• Sentidos Comunicaciones

Mirror, mirror tell me what I'm saying!

Updated: Jun 7

Article published in Forbes Colombia

see the original article here


By: Catalina Jiménez Combariza




What if we learned to look in the mirror every day and tell ourselves how capable we are?


Whenever I give media training to my allies and clients, I propose to carry out, (among many others) a “simple” exercise of empowerment and visualization, in which before entering to dictate a presentation or give an interview, they are visualized as successful, powerful and I ask you to imagine closing the space in a victorious way. What is this for? To tell their brains and their own safety, that in addition to all the qualified they already are, they will be capable and deserve the space that they are opening up for them. What if we learned every day to look at ourselves in the mirror and tell ourselves how capable we are? If what we often easily communicate to the outside, we said to ourselves? I always wonder, what is that narrative about what We are, what are we saying to ourselves? It will be that: how do we communicate with the other, is it a reflection of how we do it with ourselves? The truth is, I think NO, and that sometimes it is easier for us to recognize the achievement of the another, than one's own, to see the beauty in the other person than in oneself and although it is something that happens to men and women, I also feel that we, women, are the hardest and “saboteurs” with our inner speech, about abilities, suitability, physique, achievements and here, unfortunately, the list goes on ...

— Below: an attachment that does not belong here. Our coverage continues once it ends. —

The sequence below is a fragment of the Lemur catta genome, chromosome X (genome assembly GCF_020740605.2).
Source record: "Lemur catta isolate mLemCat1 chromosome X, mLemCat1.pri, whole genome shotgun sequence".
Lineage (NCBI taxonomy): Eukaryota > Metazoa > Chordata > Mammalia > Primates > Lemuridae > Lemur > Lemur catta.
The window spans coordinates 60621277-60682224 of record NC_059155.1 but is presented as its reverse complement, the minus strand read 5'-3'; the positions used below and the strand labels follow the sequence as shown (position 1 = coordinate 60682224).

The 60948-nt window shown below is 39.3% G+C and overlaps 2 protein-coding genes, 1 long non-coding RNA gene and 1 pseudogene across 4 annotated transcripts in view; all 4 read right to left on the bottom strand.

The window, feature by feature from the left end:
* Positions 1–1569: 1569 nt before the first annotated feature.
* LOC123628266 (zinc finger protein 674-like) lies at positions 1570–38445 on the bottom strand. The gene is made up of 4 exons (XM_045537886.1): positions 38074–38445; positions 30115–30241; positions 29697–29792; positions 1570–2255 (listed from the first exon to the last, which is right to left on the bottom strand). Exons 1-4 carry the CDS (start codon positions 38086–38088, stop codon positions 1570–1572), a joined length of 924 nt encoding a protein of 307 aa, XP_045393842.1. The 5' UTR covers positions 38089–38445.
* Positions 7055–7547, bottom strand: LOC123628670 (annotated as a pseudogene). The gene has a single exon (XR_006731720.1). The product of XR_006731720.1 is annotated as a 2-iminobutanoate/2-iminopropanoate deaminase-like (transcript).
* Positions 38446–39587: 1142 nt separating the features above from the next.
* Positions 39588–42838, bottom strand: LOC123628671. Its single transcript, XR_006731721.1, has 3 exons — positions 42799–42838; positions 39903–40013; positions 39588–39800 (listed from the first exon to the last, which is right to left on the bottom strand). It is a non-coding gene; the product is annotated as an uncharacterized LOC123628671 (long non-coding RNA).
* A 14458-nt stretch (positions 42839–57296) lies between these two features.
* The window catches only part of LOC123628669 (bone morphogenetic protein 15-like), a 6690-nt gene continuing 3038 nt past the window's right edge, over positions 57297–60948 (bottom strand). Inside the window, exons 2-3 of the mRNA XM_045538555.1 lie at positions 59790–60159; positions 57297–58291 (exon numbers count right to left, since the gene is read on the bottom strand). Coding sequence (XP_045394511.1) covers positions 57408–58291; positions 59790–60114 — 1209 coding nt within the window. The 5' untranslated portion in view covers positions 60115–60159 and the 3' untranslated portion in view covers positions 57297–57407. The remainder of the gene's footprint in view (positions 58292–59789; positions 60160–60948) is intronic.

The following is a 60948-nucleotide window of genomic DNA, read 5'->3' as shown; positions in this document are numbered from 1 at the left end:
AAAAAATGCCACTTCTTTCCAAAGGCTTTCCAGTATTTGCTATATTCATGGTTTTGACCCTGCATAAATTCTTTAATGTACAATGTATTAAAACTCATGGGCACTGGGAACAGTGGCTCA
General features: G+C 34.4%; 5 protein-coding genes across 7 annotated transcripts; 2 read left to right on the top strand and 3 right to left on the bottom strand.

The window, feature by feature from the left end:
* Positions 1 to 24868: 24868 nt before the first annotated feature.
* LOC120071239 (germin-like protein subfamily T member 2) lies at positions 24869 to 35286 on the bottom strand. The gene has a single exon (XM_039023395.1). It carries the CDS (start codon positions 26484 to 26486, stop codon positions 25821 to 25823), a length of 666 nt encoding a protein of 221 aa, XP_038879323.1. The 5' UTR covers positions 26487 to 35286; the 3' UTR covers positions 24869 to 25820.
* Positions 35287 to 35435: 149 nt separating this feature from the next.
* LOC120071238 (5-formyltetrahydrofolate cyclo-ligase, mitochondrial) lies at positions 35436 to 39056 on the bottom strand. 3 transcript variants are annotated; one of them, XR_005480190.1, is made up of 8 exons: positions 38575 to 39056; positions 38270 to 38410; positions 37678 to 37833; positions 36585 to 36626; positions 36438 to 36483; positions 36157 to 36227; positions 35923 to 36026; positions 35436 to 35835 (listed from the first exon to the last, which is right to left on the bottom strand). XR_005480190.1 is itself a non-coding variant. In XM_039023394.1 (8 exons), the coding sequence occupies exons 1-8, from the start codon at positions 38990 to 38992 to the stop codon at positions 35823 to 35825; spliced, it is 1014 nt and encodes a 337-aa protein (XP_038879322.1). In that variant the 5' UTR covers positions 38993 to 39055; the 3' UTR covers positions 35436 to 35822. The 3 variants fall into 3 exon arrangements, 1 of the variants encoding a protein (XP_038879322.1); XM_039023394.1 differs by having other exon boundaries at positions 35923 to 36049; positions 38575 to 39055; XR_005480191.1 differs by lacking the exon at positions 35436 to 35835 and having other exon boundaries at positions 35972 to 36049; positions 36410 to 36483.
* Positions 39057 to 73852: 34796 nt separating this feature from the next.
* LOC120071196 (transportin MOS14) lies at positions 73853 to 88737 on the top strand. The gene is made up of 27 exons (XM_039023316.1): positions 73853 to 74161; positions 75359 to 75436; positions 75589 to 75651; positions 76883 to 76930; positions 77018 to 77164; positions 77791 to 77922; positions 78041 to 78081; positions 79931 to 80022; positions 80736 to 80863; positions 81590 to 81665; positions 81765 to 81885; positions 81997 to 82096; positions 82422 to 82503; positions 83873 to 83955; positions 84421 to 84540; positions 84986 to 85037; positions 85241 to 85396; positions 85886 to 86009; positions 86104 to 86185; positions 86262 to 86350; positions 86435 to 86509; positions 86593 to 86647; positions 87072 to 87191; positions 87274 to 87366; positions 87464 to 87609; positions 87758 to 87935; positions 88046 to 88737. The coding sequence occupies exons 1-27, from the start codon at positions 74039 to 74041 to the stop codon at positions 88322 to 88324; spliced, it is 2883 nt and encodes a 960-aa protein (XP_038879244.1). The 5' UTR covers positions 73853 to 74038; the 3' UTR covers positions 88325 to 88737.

Am I capable? Did I earn it?

I have friends in the most diverse positions and exercising their daily tasks from the most varied roles; senior executives, directors, vice presidents, coaches, doctors, and presidents, where they also work as mothers, wives, daughters, and housewives. I have no doubt, that each one of them has earned the place in which it works with total merit. However, I dare to say that all of us at some time or several times have doubted our suitability to assume any of the functions that are our role in our role (and I include myself); I have heard my friends say "I think I am not capable of giving that talk", "I made my intervention very quickly so as not to bore them", "sometimes I feel that I was not ready to be a mother, my children may be traumatized by my position in the company, which requires me to travel continuously ”,“ I don't know if I'm good enough for that position ”and my own list is even longer ... we have won. Although the impostor syndrome is a psychological disorder and surely has much deeper implications and characteristics, which only an expert could explain to us. I believe that all of us at some time have had some of these symptoms: 1) Believing that we do not deserve our own achievements, believing that it is the product of luck, 2) Doubting our own abilities, and the last and perhaps the most painful, 3) A constant fear of being discovered as if fraud were being committed. In my own flesh, I have lived above all the first symptoms, at 23 I jumped into the water of entrepreneurship, and as the agency grew, I for my part often thought or felt that I did not deserve it and that much of it was a matter of luck. To my delight, this feeling has become less frequent over the years, as I no longer feel like a 23-year-old entrepreneur, but a 40-year-old woman who runs her own business.